As volatile as 2018 was in stocks, 2019 so far has been anything but. After the first two months of the year, market volatility has been nearly non-existent. It’s much closer to the ultra-low volatility environment of 2017, where the VIX barely cracked 15 the entire year.
Of course, we’re starting off from a higher volatility point due the crazy last few months of 2018. The VIX – the most common measure of market volatility – started off the year around 25 and is now just getting back to the 15 level. Investors have a long memory (depending on who you ask), so they aren’t yet completely ready to write off the turbulence of last year.
But it’s clear that market volatility has come way down as stocks have moved higher. Most of the concerns from 2018 have been set aside. The biggest piece of good news came from the Fed, which seems likely to be very patient when it comes to raising rates.
Once investors processed the bullish (dovish) stance of the central bank, the buy orders started flowing in. There’s still the China tariff war to consider, but there is (apparently) progress being made on that front. Plus, it appears the government isn’t going to go through another shutdown anytime soon – another source of volatility concerns last year.
But make no mistake… investors may be ignoring volatility right now but they haven’t forgotten about it. Shrewd fund managers and traders are using the opportunity to buy volatility hedges while it remains cheap. Don’t forget, volatility tends to move up in a hurry. There often isn’t a lot of time to buy market volatility for cheap once it does arrive.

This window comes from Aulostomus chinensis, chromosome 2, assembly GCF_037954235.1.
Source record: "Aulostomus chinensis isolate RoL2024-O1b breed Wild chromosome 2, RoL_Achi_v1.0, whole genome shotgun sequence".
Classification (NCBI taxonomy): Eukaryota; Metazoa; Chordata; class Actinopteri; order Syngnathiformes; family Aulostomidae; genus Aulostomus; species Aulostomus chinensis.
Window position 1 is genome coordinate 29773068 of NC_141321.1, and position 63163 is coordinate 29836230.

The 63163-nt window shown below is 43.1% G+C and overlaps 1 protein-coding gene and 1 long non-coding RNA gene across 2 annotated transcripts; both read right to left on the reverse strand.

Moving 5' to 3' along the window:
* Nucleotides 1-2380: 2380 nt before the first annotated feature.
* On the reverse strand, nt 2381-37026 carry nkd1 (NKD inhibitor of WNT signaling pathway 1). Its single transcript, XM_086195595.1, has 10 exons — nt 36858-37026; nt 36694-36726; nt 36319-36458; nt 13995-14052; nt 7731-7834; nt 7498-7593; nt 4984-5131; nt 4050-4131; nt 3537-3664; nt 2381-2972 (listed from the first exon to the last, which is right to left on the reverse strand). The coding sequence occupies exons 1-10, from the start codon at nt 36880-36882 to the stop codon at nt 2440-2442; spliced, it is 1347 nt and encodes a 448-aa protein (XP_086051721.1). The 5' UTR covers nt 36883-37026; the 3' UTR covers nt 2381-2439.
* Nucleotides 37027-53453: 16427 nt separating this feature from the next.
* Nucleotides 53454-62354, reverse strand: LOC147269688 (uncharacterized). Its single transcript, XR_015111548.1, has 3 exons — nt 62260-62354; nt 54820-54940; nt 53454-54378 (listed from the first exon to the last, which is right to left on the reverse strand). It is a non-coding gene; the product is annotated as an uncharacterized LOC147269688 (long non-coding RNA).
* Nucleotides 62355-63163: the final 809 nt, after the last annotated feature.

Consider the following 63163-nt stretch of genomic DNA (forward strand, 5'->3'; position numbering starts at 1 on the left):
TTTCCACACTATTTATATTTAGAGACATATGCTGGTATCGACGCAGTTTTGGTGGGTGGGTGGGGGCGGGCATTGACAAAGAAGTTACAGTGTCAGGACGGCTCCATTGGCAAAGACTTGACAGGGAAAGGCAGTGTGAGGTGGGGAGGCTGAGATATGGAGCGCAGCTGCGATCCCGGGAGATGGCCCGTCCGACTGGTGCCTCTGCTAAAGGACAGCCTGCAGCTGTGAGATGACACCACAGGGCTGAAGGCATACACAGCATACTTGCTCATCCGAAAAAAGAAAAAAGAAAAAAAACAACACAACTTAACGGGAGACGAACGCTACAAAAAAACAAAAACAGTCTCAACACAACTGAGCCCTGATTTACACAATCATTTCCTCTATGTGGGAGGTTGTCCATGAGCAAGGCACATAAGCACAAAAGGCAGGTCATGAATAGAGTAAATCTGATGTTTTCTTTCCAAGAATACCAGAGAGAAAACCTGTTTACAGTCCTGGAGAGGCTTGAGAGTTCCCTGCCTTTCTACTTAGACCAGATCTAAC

One popular way to hedge against (or bet on) higher volatility is by using iPath Series B S&P 500 VIX Short-Term Futures ETN (NYSE: VXXB). VXXB tracks the first two VIX futures months, so it is a reasonable way to trade short-term volatility. Because it’s an ETN, the product is very convenient to trade and has very liquid options as a result.
Speaking of using VXXB to trade volatility, I came across an interesting trade which does just that. A trader purchased 2,000 of the March 29th VXXB 31-34.5 call spreads for $0.94 per spread with the share price at $30.72. That means the 31 calls were bought while the 34.5 calls were sold at the same time (to reduce the cost of the spread).
By paying $0.94, the trader is looking at a breakeven point of $31.94, but max loss on the trade is only the same premium paid. For 2,000 spreads, it equates to $188,000. However, if VXXB is at or above $34.50 by the end of March, max gain of $2.56 or $512,000 can be achieved. That’s a 272% return over the course of a month if it happens!
It may seem like a long shot for volatility to jump back up after how slow the year has been. However, any surprising news about the China trade situation or something similar could easily jumpstart market volatility. After all, there’s been no lack of drama coming from the geopolitical landscape in recent months."I'll write you a check for $100 if you don't make 5X your investment"
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